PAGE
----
Scott Prevost, Powerset's Director of Product, continued the theme;
"We have focused on making Powerset able to read and understand documents on the web as part of a broader vision to change the way people interact with technology. This first product will make people’s search experiences on Wikipedia and Freebase easier, more natural and more relevant."
The roots of Powerset's capabilities stretch back into computing Prehistory, with Powerset CTO Barney Pell painting a compelling picture of Xerox PARC 35 years ago. Alongside better known outputs such as the Graphical User Interface (GUI) and mouse, Pell points out that PARC alumni such as Ron Kaplan also postulated the value of a 'Conversational User Interface,' or CUI, and that this work evolved to become PARC's ongoing Natural Language Processing activity.
Pell argued that a lack of compute power has traditionally hindered the effective application of these natural language processing approaches to real-time problem solving, but he asserts that this has now changed. Speaking of his time at Mayfield prior to founding Powerset, Pell suggests that he was examining the broad trends driving search and came to the conclusion that,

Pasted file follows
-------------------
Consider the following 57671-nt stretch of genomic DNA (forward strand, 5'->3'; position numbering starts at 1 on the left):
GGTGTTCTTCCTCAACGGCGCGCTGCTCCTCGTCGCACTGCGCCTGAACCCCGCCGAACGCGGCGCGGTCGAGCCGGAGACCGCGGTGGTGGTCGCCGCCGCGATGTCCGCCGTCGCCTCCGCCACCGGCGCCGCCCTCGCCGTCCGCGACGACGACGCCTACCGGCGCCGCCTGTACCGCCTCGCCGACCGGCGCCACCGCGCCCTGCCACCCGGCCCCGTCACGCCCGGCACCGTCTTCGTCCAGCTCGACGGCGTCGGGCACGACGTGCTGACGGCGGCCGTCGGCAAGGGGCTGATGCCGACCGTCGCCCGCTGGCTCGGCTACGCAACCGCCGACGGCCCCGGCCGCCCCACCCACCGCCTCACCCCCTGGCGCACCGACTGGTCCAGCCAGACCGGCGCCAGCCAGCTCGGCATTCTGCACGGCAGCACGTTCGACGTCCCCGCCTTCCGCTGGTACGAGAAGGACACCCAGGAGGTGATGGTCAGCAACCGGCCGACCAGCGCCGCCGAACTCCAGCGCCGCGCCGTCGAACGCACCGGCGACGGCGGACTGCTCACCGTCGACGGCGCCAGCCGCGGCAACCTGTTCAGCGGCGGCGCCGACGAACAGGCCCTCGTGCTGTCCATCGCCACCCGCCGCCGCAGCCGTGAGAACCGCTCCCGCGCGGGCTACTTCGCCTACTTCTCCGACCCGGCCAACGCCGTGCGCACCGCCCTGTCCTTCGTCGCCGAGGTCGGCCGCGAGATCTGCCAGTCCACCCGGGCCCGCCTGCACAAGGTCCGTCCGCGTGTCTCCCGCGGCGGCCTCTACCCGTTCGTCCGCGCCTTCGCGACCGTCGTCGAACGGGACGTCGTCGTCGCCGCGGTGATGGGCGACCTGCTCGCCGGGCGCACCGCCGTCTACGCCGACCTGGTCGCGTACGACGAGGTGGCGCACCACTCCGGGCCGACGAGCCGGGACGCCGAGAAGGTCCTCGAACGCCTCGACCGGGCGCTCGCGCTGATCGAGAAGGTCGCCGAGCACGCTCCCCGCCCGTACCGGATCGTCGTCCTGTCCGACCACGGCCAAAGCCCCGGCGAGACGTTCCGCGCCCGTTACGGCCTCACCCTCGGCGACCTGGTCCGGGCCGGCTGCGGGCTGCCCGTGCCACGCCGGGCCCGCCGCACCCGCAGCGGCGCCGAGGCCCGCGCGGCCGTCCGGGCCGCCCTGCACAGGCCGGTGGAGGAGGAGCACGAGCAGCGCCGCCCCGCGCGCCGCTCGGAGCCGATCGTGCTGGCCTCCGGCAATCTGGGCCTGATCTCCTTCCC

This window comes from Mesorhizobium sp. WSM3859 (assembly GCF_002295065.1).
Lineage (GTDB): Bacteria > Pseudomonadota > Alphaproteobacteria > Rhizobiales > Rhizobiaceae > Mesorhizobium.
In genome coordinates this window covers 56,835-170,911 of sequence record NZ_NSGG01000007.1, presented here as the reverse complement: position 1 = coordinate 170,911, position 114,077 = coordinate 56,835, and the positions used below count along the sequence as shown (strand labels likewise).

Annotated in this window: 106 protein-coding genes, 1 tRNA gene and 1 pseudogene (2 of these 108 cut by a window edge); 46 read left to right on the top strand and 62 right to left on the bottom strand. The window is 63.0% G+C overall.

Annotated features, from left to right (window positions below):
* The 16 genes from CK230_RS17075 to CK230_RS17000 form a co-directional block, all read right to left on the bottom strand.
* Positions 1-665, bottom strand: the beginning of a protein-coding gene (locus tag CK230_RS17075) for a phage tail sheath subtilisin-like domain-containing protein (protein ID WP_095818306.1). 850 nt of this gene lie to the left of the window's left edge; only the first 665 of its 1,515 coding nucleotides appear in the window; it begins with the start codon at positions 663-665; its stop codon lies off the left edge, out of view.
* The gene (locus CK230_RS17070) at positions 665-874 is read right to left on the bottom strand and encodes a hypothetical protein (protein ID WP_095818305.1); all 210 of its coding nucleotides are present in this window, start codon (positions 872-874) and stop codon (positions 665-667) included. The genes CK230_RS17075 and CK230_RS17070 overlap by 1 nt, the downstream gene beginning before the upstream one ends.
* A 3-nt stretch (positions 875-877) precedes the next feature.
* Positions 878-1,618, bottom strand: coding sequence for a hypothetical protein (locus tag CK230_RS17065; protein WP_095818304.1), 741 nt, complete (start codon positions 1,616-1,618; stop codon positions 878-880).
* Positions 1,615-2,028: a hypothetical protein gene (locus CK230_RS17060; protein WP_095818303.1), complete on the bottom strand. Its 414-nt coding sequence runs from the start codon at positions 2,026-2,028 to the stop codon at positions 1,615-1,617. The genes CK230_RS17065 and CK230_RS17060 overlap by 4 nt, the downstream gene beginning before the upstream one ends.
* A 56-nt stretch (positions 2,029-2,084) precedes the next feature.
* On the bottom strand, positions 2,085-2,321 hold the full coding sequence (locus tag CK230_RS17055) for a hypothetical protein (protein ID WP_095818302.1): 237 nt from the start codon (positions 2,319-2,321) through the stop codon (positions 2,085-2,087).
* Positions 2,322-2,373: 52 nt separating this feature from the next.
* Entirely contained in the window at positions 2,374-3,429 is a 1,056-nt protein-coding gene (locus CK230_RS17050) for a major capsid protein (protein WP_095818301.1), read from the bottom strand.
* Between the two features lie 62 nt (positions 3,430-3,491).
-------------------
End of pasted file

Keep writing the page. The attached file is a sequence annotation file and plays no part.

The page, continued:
"Moore's Law would suggest that computing power is now sufficient to do natural language search."
Pell founded Powerset in 2005, and the company has subsequently licensed (pdf) and enhanced some of that PARC research. Today's announcement sees some of the fruits of that work made available for all to use, and doubtless marks the beginning of the next stage of the Powerset journey as the team works to understand how their technology scales under real world conditions; and how the Web-using community unlearns their hard-won keyword search strategies.